I was troubled on a March 2023 visit to the Briscoe Western Art Museum in San Antonio. Three-quarters of the artworks on view featured Native Americans and not 10 percent of the artists were Native.
That isn’t unusual when you look at the Western art magazines, Western art galleries or museums, particularly other private art museums which draw their works largely come from the collection of one or a small group of individuals like the Briscoe. I’ve experienced the same disturbance at the James Museum of Western and Wildlife Art in St. Petersburg, Florida, Western Spirit: Scottsdale’s Museum of the West and at the Whitney Western Art Museum at Buffalo Bill Center of the West in Cody, WY.
Each of them are filled with depictions of Native people by white artists, but the disparity felt especially glaring at the Briscoe, where the walls are covered with non-Natives painting Native people. Thinking back, the only other Native artist on display along with a number of Allan Houser (Chiricahua Apache) sculptures was a Doug Hyde (Nez Perce, Assiniboine, Chippewa) sculpture.
Inexplicably, what I didn’t see at the Briscoe that I’ve seen at every other art museum I’ve ever been to – dozens – is any mention of tribal affiliation on information labels for artworks by Native artists. Native artists were labeled same as white artists, as if their tribal affiliation was irrelevant, their backgrounds living the material they were presenting of no consequence to the finished product.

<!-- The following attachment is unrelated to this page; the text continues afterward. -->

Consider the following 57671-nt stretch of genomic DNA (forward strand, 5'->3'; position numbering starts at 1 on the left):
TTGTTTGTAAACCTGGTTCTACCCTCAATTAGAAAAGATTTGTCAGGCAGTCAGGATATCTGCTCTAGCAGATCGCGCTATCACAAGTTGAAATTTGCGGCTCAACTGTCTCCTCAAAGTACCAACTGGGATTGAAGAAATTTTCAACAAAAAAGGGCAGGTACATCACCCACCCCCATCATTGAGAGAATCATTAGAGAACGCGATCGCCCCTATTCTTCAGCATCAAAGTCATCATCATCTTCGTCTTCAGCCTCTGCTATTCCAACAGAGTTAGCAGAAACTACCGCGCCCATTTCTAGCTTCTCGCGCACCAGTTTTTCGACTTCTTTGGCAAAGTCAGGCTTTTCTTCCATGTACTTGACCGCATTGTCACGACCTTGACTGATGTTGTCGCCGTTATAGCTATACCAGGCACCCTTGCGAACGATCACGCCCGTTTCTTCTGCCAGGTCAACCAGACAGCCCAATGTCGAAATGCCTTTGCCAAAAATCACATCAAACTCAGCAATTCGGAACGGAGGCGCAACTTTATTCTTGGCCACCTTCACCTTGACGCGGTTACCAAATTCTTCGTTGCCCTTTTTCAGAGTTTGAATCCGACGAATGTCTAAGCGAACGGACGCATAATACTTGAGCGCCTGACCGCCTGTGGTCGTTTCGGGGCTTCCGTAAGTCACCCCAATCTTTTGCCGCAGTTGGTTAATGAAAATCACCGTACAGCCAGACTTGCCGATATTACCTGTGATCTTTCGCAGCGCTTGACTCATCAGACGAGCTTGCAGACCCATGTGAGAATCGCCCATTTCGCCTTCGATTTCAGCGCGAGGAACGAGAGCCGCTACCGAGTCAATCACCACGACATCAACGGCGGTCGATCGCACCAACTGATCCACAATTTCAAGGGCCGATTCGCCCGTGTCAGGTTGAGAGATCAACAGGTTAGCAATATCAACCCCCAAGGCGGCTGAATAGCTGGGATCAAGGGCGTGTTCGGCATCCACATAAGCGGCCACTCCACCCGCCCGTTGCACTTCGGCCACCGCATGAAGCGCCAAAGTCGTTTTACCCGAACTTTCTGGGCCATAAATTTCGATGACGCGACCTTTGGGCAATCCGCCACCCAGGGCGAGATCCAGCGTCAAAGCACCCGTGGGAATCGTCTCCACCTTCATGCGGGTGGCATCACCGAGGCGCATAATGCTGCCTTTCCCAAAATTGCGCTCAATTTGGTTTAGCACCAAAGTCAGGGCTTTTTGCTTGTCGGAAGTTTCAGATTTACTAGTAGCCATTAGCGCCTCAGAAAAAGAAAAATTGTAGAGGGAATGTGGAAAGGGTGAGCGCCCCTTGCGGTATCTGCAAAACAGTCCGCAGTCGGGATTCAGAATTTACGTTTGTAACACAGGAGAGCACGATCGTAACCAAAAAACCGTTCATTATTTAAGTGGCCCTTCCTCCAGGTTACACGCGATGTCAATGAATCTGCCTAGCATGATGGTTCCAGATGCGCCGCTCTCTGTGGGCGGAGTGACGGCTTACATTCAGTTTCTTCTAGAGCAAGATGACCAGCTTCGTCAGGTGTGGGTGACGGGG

That’s outrageous and more than mere oversight or ignorance. Literally every other top museum in the U.S. denotes tribal affiliation when listing Native artists. For the Briscoe not to do so was a conscious choice. I can’t think of one good reason to omit that information, but can surmise a dozen ugly ones.
I am not long into my art journey. I only became seriously interested in looking at art around 2015. I was just past my 40th birthday. I didn’t start writing about art until 2018. In the years since, attempting to highlight Native American art and artists while simultaneously trying to learn about both myself has become a primary focus of my now-career.